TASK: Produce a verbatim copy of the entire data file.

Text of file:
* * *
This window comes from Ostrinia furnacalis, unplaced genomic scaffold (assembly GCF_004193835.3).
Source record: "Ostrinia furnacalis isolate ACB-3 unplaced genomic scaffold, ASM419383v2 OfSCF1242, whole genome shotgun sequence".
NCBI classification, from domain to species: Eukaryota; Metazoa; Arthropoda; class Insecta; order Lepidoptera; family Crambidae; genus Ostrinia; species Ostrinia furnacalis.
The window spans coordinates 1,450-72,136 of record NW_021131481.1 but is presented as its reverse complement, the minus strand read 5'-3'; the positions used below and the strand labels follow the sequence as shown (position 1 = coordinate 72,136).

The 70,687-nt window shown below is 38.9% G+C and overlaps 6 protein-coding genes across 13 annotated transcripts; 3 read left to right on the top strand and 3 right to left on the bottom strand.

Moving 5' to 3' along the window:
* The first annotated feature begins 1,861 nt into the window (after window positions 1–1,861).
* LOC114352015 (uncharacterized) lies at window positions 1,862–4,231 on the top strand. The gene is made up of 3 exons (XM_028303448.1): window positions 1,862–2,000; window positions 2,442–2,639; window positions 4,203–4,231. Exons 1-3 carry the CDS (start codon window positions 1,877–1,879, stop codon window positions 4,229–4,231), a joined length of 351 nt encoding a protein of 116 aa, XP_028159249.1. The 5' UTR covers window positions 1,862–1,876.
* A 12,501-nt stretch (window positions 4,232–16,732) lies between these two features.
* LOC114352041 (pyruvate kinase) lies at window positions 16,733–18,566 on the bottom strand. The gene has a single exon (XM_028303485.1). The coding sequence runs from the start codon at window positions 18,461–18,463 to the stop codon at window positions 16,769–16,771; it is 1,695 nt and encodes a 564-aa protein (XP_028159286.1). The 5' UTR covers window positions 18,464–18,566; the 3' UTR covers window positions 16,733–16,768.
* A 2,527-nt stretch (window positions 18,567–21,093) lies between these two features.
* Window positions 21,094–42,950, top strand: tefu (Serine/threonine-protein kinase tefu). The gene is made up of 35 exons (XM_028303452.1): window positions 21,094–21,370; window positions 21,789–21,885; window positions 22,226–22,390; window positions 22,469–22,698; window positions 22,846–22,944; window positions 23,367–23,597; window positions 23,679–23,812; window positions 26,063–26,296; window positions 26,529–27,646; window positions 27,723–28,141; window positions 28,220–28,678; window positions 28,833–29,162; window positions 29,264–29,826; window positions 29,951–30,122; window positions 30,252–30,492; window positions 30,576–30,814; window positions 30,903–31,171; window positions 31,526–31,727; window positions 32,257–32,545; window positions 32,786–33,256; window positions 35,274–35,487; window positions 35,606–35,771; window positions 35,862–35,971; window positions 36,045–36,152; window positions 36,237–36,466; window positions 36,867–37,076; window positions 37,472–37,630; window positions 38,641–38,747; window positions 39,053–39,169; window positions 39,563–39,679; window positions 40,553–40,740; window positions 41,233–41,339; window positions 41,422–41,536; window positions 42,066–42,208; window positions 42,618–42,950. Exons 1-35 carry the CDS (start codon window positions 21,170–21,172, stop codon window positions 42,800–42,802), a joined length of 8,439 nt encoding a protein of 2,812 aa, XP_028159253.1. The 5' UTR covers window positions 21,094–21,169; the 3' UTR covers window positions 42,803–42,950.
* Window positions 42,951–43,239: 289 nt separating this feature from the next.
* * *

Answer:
This window comes from Ostrinia furnacalis, unplaced genomic scaffold (assembly GCF_004193835.3).
Source record: "Ostrinia furnacalis isolate ACB-3 unplaced genomic scaffold, ASM419383v2 OfSCF1242, whole genome shotgun sequence".
NCBI classification, from domain to species: Eukaryota; Metazoa; Arthropoda; class Insecta; order Lepidoptera; family Crambidae; genus Ostrinia; species Ostrinia furnacalis.
The window spans coordinates 1,450-72,136 of record NW_021131481.1 but is presented as its reverse complement, the minus strand read 5'-3'; the positions used below and the strand labels follow the sequence as shown (position 1 = coordinate 72,136).

The 70,687-nt window shown below is 38.9% G+C and overlaps 6 protein-coding genes across 13 annotated transcripts; 3 read left to right on the top strand and 3 right to left on the bottom strand.

Moving 5' to 3' along the window:
* The first annotated feature begins 1,861 nt into the window (after window positions 1–1,861).
* LOC114352015 (uncharacterized) lies at window positions 1,862–4,231 on the top strand. The gene is made up of 3 exons (XM_028303448.1): window positions 1,862–2,000; window positions 2,442–2,639; window positions 4,203–4,231. Exons 1-3 carry the CDS (start codon window positions 1,877–1,879, stop codon window positions 4,229–4,231), a joined length of 351 nt encoding a protein of 116 aa, XP_028159249.1. The 5' UTR covers window positions 1,862–1,876.
* A 12,501-nt stretch (window positions 4,232–16,732) lies between these two features.
* LOC114352041 (pyruvate kinase) lies at window positions 16,733–18,566 on the bottom strand. The gene has a single exon (XM_028303485.1). The coding sequence runs from the start codon at window positions 18,461–18,463 to the stop codon at window positions 16,769–16,771; it is 1,695 nt and encodes a 564-aa protein (XP_028159286.1). The 5' UTR covers window positions 18,464–18,566; the 3' UTR covers window positions 16,733–16,768.
* A 2,527-nt stretch (window positions 18,567–21,093) lies between these two features.
* Window positions 21,094–42,950, top strand: tefu (Serine/threonine-protein kinase tefu). The gene is made up of 35 exons (XM_028303452.1): window positions 21,094–21,370; window positions 21,789–21,885; window positions 22,226–22,390; window positions 22,469–22,698; window positions 22,846–22,944; window positions 23,367–23,597; window positions 23,679–23,812; window positions 26,063–26,296; window positions 26,529–27,646; window positions 27,723–28,141; window positions 28,220–28,678; window positions 28,833–29,162; window positions 29,264–29,826; window positions 29,951–30,122; window positions 30,252–30,492; window positions 30,576–30,814; window positions 30,903–31,171; window positions 31,526–31,727; window positions 32,257–32,545; window positions 32,786–33,256; window positions 35,274–35,487; window positions 35,606–35,771; window positions 35,862–35,971; window positions 36,045–36,152; window positions 36,237–36,466; window positions 36,867–37,076; window positions 37,472–37,630; window positions 38,641–38,747; window positions 39,053–39,169; window positions 39,563–39,679; window positions 40,553–40,740; window positions 41,233–41,339; window positions 41,422–41,536; window positions 42,066–42,208; window positions 42,618–42,950. Exons 1-35 carry the CDS (start codon window positions 21,170–21,172, stop codon window positions 42,800–42,802), a joined length of 8,439 nt encoding a protein of 2,812 aa, XP_028159253.1. The 5' UTR covers window positions 21,094–21,169; the 3' UTR covers window positions 42,803–42,950.
* Window positions 42,951–43,239: 289 nt separating this feature from the next.